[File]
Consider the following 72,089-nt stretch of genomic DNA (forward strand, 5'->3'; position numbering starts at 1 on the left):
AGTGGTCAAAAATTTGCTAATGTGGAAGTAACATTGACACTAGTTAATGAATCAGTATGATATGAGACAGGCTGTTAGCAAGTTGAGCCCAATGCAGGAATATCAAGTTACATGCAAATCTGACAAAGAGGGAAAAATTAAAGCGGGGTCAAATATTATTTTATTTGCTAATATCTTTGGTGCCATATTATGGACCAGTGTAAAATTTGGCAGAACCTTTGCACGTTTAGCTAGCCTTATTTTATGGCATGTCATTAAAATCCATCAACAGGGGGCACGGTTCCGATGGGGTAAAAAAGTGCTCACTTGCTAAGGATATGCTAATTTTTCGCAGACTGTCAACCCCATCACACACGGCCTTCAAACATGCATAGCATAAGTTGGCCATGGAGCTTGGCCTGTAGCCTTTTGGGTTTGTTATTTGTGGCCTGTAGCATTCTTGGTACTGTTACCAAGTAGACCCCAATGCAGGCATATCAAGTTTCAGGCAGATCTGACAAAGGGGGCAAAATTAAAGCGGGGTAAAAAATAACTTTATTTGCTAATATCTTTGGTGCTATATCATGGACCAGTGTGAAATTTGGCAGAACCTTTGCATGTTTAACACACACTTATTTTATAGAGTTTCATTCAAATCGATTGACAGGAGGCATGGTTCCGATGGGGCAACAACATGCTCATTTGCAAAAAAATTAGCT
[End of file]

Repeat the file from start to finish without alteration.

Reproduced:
Consider the following 72,089-nt stretch of genomic DNA (forward strand, 5'->3'; position numbering starts at 1 on the left):
AGTGGTCAAAAATTTGCTAATGTGGAAGTAACATTGACACTAGTTAATGAATCAGTATGATATGAGACAGGCTGTTAGCAAGTTGAGCCCAATGCAGGAATATCAAGTTACATGCAAATCTGACAAAGAGGGAAAAATTAAAGCGGGGTCAAATATTATTTTATTTGCTAATATCTTTGGTGCCATATTATGGACCAGTGTAAAATTTGGCAGAACCTTTGCACGTTTAGCTAGCCTTATTTTATGGCATGTCATTAAAATCCATCAACAGGGGGCACGGTTCCGATGGGGTAAAAAAGTGCTCACTTGCTAAGGATATGCTAATTTTTCGCAGACTGTCAACCCCATCACACACGGCCTTCAAACATGCATAGCATAAGTTGGCCATGGAGCTTGGCCTGTAGCCTTTTGGGTTTGTTATTTGTGGCCTGTAGCATTCTTGGTACTGTTACCAAGTAGACCCCAATGCAGGCATATCAAGTTTCAGGCAGATCTGACAAAGGGGGCAAAATTAAAGCGGGGTAAAAAATAACTTTATTTGCTAATATCTTTGGTGCTATATCATGGACCAGTGTGAAATTTGGCAGAACCTTTGCATGTTTAACACACACTTATTTTATAGAGTTTCATTCAAATCGATTGACAGGAGGCATGGTTCCGATGGGGCAACAACATGCTCATTTGCAAAAAAATTAGCT